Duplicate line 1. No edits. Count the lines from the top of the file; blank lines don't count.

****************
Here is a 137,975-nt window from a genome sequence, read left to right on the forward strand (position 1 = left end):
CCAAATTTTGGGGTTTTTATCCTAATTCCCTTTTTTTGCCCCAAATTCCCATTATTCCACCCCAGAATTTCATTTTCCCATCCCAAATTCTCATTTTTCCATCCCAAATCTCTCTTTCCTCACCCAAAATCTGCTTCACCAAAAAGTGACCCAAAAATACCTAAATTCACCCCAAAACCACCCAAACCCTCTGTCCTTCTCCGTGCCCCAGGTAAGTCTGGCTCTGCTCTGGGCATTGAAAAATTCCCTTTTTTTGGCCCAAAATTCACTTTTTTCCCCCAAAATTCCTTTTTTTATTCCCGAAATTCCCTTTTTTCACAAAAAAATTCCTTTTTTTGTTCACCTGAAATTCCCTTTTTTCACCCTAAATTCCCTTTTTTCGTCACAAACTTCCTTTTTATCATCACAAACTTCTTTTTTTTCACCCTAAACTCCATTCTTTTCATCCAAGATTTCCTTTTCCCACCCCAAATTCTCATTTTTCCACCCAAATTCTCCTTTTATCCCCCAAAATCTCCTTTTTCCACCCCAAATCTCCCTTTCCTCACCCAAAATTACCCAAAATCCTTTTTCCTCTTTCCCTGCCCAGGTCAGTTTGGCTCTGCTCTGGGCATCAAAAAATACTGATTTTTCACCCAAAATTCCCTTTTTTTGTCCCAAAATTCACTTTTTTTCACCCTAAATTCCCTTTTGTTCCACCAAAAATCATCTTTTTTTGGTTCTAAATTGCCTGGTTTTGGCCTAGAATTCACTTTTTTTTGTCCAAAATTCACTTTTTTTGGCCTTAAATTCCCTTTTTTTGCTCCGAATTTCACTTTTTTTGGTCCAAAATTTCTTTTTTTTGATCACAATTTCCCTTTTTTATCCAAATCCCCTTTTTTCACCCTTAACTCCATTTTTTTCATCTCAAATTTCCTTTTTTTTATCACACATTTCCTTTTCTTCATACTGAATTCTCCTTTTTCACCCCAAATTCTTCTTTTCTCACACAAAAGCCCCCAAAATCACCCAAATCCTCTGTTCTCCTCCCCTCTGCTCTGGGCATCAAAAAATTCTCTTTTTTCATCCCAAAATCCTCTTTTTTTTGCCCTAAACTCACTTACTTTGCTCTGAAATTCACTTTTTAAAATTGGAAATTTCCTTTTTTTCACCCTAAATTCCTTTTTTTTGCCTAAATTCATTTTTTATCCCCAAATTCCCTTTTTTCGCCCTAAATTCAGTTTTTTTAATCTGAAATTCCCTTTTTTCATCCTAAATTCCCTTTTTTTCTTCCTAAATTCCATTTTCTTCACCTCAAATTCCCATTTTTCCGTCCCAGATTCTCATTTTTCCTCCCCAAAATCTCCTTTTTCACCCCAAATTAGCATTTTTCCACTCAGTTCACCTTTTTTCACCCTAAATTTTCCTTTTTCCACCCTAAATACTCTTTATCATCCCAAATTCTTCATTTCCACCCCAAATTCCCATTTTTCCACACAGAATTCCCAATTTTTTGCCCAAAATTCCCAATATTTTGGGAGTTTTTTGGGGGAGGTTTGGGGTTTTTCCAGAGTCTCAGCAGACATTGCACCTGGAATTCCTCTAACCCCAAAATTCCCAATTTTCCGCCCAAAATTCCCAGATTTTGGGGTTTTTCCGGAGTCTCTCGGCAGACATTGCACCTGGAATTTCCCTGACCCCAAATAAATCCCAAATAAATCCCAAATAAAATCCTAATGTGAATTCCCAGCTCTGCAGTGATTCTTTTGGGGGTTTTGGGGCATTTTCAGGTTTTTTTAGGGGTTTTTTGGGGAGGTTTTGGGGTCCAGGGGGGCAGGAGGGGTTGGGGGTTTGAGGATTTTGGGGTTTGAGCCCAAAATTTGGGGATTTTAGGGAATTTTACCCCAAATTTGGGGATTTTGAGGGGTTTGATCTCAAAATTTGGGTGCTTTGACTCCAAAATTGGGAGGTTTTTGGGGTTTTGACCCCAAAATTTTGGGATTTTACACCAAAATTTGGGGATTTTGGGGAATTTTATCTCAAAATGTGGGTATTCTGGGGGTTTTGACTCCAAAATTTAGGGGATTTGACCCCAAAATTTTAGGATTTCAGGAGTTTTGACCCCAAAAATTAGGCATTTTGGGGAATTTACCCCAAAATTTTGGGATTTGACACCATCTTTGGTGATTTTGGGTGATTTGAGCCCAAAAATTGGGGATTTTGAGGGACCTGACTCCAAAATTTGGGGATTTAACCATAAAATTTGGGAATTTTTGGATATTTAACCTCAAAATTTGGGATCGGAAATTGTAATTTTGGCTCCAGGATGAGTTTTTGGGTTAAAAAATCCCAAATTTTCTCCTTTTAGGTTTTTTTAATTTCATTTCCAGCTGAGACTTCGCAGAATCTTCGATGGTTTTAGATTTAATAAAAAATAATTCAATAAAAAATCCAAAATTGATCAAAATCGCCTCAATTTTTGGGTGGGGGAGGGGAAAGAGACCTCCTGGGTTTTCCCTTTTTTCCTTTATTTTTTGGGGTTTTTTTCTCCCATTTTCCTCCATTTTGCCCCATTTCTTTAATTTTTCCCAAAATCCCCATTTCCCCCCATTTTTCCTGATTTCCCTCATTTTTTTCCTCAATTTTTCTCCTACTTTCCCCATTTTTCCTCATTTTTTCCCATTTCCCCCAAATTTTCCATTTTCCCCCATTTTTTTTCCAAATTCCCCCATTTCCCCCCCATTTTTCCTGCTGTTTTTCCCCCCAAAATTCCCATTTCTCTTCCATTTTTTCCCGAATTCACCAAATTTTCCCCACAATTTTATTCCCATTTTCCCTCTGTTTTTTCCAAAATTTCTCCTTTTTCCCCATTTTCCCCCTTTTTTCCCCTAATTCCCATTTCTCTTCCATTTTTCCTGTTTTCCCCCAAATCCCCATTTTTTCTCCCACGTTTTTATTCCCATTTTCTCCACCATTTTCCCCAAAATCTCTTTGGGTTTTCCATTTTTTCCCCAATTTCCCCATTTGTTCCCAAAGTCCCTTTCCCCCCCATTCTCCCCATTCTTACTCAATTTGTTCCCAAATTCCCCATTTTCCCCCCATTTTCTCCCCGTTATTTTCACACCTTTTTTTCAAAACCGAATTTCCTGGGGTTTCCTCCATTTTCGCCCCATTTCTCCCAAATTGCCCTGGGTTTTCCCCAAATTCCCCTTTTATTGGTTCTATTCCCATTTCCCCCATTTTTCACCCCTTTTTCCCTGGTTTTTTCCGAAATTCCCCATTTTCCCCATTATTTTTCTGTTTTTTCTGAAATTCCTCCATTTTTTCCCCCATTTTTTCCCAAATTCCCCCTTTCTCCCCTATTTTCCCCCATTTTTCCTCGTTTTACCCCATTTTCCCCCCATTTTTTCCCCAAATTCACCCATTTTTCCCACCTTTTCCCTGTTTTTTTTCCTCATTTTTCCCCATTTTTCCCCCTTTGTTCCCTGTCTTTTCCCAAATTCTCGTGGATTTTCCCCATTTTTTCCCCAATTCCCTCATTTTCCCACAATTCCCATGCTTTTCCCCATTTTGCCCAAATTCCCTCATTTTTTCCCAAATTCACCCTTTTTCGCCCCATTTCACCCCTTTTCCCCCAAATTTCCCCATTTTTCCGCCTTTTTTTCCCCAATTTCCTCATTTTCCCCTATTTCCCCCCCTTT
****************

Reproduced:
Here is a 137,975-nt window from a genome sequence, read left to right on the forward strand (position 1 = left end):